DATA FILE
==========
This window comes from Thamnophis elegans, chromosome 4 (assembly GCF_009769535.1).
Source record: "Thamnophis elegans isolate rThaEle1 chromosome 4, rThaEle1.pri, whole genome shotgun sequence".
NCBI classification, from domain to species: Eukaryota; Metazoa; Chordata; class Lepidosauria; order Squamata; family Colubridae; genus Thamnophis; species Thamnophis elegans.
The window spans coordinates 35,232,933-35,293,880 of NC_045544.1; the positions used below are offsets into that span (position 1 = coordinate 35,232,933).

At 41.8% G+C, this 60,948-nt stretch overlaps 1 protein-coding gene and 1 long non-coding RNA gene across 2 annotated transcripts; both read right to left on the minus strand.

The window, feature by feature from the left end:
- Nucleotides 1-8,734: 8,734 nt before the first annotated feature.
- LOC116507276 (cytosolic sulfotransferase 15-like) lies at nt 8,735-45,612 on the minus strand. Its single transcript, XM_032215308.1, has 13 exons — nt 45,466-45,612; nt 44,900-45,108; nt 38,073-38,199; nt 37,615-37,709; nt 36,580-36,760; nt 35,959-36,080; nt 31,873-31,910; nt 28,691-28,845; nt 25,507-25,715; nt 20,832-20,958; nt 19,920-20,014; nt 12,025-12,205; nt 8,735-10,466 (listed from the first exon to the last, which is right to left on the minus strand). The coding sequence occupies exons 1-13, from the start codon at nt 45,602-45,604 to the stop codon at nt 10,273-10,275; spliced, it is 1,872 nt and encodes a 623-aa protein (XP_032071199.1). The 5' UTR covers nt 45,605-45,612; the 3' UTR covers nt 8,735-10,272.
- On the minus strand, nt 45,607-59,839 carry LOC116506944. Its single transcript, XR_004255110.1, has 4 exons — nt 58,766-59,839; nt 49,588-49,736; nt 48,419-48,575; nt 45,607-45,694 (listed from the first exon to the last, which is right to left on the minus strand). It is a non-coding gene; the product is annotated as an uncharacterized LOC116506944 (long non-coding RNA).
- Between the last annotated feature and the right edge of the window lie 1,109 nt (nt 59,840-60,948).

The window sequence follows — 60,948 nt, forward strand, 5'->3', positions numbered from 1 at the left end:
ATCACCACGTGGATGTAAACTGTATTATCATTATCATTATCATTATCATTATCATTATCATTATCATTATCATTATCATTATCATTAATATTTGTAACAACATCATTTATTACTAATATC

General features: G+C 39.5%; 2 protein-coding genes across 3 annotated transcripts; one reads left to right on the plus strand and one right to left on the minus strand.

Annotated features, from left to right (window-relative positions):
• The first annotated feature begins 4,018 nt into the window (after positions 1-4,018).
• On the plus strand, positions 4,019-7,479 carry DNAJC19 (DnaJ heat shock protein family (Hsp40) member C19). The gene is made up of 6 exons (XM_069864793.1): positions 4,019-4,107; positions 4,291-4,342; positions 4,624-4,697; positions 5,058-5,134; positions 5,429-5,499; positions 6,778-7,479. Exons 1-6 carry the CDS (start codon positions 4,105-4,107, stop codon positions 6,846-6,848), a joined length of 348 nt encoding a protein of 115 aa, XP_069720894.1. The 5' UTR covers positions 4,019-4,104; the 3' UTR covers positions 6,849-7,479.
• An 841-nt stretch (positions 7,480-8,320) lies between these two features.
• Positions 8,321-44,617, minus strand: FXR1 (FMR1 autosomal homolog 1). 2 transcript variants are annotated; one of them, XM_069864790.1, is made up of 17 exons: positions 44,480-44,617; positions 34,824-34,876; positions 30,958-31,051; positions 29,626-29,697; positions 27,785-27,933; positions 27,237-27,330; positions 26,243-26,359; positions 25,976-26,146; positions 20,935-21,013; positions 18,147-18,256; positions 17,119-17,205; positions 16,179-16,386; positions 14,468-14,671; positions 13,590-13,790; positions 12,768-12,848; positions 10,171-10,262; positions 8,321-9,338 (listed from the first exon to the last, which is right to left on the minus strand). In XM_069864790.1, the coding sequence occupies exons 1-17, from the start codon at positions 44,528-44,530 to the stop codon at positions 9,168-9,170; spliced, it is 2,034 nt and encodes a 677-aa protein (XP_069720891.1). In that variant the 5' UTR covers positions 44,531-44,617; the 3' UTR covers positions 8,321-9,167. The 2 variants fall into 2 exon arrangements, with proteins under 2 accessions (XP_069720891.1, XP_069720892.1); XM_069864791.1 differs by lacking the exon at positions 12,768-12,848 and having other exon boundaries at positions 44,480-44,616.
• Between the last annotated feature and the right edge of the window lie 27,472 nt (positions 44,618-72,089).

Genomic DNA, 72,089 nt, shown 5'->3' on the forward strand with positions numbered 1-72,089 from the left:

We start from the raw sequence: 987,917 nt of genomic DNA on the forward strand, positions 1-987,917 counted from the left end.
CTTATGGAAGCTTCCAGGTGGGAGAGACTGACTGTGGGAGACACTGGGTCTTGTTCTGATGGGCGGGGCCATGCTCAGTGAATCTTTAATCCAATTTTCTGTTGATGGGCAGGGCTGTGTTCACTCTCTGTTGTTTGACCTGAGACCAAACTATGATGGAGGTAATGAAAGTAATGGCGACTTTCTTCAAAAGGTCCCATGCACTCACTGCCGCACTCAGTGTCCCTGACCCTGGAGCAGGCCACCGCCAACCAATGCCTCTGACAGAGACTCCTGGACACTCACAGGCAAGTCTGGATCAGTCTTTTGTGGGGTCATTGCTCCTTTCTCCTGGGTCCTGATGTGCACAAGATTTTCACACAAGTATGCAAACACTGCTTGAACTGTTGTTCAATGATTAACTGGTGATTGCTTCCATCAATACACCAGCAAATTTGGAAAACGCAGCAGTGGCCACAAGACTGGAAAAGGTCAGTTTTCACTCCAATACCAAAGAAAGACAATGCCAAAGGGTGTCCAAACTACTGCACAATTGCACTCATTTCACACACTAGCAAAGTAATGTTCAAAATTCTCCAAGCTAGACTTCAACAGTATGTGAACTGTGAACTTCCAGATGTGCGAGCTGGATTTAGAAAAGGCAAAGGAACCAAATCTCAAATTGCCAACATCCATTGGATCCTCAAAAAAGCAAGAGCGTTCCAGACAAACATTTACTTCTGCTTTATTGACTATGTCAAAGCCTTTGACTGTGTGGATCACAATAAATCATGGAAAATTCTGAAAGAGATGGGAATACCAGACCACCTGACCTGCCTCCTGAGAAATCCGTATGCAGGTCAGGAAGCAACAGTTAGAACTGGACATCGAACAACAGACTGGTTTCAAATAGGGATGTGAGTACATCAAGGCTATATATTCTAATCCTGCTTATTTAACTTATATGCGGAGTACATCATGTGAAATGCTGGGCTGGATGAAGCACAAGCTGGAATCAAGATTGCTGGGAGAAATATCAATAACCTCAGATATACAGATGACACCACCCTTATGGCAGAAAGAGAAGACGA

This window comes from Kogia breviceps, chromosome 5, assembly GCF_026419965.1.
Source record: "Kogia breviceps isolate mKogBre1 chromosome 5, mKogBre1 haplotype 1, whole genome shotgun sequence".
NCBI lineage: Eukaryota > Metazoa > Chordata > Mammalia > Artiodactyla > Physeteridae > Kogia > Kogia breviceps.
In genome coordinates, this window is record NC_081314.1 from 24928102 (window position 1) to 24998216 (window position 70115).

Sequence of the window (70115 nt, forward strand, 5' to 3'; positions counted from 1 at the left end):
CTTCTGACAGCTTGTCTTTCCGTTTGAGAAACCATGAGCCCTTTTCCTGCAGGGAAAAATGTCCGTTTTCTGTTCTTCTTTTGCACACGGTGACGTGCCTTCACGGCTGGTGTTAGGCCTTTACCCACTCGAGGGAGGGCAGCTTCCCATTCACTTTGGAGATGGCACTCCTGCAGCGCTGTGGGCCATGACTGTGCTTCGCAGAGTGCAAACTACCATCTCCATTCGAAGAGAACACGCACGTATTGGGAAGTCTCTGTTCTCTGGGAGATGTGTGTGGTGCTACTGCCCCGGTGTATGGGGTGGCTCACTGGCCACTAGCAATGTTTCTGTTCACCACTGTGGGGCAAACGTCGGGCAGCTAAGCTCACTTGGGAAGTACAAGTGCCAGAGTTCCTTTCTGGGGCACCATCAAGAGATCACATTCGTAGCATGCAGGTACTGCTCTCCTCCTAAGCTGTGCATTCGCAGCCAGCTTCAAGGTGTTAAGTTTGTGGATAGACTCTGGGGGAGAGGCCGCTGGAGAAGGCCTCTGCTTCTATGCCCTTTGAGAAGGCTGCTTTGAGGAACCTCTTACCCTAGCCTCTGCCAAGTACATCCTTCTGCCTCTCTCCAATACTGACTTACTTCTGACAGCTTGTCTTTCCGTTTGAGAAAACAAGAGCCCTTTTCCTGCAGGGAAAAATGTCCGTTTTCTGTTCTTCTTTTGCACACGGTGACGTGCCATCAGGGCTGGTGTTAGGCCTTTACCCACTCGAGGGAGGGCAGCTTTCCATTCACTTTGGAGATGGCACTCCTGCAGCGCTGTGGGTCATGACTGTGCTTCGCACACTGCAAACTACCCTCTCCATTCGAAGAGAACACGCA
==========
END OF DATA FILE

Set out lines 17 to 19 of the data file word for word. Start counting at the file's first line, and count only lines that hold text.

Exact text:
• An 841-nt stretch (positions 7,480-8,320) lies between these two features.
• Positions 8,321-44,617, minus strand: FXR1 (FMR1 autosomal homolog 1). 2 transcript variants are annotated; one of them, XM_069864790.1, is made up of 17 exons: positions 44,480-44,617; positions 34,824-34,876; positions 30,958-31,051; positions 29,626-29,697; positions 27,785-27,933; positions 27,237-27,330; positions 26,243-26,359; positions 25,976-26,146; positions 20,935-21,013; positions 18,147-18,256; positions 17,119-17,205; positions 16,179-16,386; positions 14,468-14,671; positions 13,590-13,790; positions 12,768-12,848; positions 10,171-10,262; positions 8,321-9,338 (listed from the first exon to the last, which is right to left on the minus strand). In XM_069864790.1, the coding sequence occupies exons 1-17, from the start codon at positions 44,528-44,530 to the stop codon at positions 9,168-9,170; spliced, it is 2,034 nt and encodes a 677-aa protein (XP_069720891.1). In that variant the 5' UTR covers positions 44,531-44,617; the 3' UTR covers positions 8,321-9,167. The 2 variants fall into 2 exon arrangements, with proteins under 2 accessions (XP_069720891.1, XP_069720892.1); XM_069864791.1 differs by lacking the exon at positions 12,768-12,848 and having other exon boundaries at positions 44,480-44,616.
• Between the last annotated feature and the right edge of the window lie 27,472 nt (positions 44,618-72,089).